The simplest option is to get a pair of continuous hobby servos. They're cheap ($10 and up) and simple to drive through PWM (the duty cycle controls the velocity). If you want to step it up a bit you can get a pair of DC motors and encoders. You will need additional circuitry to drive them, but you can buy that ready made.

If you don't want it to be tethered you will need batteries and some kind of radio on board as well. If you're okay with not doing everything from scratch WiFi is the simplest solution in my opinion since you don't need any extra equipment on the computer you're using; it does tend to limit your "computer" and software options though (you'll want to run e.g. Linux on it).

You'll want an MCU/board that has:

  • PWM, for driving your servos/motors
  • A/D if you have analog sensors
  • A bunch of digital I/Os for whatnot
  • Built-in WiFi or a way to interface your WiFi card (USB, mini-PCI)
  • SPI/I2C and UARTs for various peripherals

Having USB host signals has the added advantage that it's easy to hook up cheap cameras.

Something like the Roboard fits the bill (they also sell a mini-PCI wifi card). It packs plenty of computing power (and unlike many of the simpler boards, it has an FPU!), has plenty of connectivity options, including USB, and comes with a user space library to control the peripherals. (Disclaimer: I haven't tested it myself.)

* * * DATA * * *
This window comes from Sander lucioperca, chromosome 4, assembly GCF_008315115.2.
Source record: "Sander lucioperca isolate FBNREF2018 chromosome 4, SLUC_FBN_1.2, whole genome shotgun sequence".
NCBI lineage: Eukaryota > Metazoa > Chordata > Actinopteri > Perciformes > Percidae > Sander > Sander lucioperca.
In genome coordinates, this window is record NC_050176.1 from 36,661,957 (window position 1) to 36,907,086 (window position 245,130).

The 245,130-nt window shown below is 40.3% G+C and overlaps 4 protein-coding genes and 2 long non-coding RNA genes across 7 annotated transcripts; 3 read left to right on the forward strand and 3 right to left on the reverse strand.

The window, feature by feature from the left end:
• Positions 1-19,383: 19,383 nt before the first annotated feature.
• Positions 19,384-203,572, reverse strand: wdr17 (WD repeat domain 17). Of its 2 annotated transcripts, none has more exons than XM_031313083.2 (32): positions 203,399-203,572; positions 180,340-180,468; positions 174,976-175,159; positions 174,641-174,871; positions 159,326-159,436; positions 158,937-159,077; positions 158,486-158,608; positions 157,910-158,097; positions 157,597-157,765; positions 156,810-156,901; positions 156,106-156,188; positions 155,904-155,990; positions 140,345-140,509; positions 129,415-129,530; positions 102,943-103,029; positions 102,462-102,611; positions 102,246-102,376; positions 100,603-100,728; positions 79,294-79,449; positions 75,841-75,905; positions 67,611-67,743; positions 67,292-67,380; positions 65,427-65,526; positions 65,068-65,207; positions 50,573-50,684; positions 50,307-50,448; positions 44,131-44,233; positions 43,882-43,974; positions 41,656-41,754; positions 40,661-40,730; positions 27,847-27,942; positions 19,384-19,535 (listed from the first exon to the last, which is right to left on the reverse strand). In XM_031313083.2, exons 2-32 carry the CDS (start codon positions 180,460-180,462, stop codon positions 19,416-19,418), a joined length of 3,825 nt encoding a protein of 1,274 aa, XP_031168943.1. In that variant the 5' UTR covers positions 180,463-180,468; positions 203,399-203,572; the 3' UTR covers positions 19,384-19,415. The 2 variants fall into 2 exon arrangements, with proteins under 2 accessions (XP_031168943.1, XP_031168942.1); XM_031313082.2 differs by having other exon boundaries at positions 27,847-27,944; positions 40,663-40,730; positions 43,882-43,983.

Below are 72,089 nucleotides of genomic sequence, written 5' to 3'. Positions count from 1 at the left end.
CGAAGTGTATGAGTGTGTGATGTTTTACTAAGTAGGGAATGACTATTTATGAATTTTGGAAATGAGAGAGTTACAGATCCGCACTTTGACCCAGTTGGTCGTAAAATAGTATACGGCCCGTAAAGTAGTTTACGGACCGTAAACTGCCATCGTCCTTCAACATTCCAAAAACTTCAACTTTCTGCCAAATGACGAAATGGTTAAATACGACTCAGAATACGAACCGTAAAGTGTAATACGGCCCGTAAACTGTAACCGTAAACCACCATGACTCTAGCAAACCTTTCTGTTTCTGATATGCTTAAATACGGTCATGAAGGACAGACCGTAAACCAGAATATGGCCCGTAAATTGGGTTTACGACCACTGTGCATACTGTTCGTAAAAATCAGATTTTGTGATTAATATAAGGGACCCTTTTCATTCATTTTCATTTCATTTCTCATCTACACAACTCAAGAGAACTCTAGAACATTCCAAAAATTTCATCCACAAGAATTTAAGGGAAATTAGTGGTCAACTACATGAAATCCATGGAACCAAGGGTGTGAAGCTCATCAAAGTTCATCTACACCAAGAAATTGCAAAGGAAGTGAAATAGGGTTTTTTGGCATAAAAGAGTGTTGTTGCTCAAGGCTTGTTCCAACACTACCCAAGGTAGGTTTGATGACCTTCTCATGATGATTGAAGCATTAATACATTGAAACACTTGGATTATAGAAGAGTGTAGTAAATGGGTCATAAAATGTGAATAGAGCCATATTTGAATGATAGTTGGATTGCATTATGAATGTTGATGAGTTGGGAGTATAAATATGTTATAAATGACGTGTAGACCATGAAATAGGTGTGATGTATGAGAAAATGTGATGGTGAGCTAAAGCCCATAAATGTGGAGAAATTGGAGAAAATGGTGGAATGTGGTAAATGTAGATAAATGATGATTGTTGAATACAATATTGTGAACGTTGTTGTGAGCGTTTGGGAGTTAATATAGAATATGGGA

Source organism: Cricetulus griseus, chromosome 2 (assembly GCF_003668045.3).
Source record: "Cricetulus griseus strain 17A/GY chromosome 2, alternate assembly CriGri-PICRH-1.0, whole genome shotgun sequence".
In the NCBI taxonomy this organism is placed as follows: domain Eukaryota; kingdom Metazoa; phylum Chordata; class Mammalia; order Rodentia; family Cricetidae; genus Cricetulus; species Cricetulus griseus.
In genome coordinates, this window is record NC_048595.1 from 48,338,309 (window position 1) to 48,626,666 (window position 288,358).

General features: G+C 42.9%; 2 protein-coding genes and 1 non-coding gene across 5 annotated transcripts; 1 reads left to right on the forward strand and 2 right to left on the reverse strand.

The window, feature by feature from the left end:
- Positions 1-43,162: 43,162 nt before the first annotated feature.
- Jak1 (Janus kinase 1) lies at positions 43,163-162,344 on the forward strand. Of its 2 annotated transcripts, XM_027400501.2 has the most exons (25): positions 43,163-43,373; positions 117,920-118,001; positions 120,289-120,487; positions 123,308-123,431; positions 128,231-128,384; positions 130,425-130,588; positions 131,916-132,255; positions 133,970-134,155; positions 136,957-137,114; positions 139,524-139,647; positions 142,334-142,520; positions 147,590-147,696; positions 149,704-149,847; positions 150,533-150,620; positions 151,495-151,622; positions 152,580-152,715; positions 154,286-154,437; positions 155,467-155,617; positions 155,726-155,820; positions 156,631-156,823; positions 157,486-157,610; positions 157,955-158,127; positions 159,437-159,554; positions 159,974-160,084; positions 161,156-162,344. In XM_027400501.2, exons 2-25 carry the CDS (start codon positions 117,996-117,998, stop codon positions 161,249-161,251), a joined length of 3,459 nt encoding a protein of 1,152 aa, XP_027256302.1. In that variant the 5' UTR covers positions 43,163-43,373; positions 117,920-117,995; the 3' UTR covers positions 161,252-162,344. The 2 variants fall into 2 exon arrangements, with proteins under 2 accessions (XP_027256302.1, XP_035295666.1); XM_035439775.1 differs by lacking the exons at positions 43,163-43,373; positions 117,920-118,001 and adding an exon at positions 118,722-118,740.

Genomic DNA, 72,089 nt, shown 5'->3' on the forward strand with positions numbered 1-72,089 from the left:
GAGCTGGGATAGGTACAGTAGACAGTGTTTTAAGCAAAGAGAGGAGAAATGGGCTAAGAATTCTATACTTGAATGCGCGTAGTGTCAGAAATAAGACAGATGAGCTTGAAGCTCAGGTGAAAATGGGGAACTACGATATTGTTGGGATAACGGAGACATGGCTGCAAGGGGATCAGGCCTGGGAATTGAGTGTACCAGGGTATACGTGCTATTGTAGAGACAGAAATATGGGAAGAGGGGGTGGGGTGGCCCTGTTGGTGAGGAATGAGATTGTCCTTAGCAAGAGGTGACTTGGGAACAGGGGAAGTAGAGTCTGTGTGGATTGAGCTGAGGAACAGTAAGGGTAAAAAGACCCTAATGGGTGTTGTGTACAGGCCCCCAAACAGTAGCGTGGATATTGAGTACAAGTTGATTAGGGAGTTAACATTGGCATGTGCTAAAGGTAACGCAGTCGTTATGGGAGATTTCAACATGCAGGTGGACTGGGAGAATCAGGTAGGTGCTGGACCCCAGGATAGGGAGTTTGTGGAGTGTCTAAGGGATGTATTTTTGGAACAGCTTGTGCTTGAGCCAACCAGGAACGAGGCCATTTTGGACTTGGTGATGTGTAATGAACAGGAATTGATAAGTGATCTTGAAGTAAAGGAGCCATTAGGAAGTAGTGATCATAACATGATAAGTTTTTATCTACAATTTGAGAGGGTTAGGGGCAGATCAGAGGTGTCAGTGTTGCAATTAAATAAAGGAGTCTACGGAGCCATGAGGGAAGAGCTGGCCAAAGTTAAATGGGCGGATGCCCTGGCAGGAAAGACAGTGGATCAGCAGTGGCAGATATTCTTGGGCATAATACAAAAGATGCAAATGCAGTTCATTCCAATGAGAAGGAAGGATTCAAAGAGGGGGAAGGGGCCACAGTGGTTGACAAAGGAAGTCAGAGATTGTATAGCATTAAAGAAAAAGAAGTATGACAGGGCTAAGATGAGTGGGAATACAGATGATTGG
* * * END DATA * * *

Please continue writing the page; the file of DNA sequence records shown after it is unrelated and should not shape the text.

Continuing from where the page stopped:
It's not the cheapest hardware you can get, but it should have room to grow in if you want to try the more computing intensive parts of robotics (like SLAM, computer vision and motion planning). On the up side, you don't have to build a programmer/debugger for it.

If you'd rather start out simple, getting a cheaper board like the Arduino that someone already mentioned might be a better option. Using a simulator is also good to test out the software aspects before investing in hardware.

Where to start on the software side depends on what you're interested in.

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I should also add that C++ is quite dominant in the (academic) robotics community, so you may or may not want to get a bit more acquainted with it. –  Staffan Jul 31 '10 at 14:58
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I'll add a vote for LEGO robots just to get started, but how are you as a programmer? If you want to break out on your own, you can load LeJOS onto the LEGO "brick" (you'll know that that means when you look into it) and run your own Java programs on your computer that will interact / control the LEGO robot directly.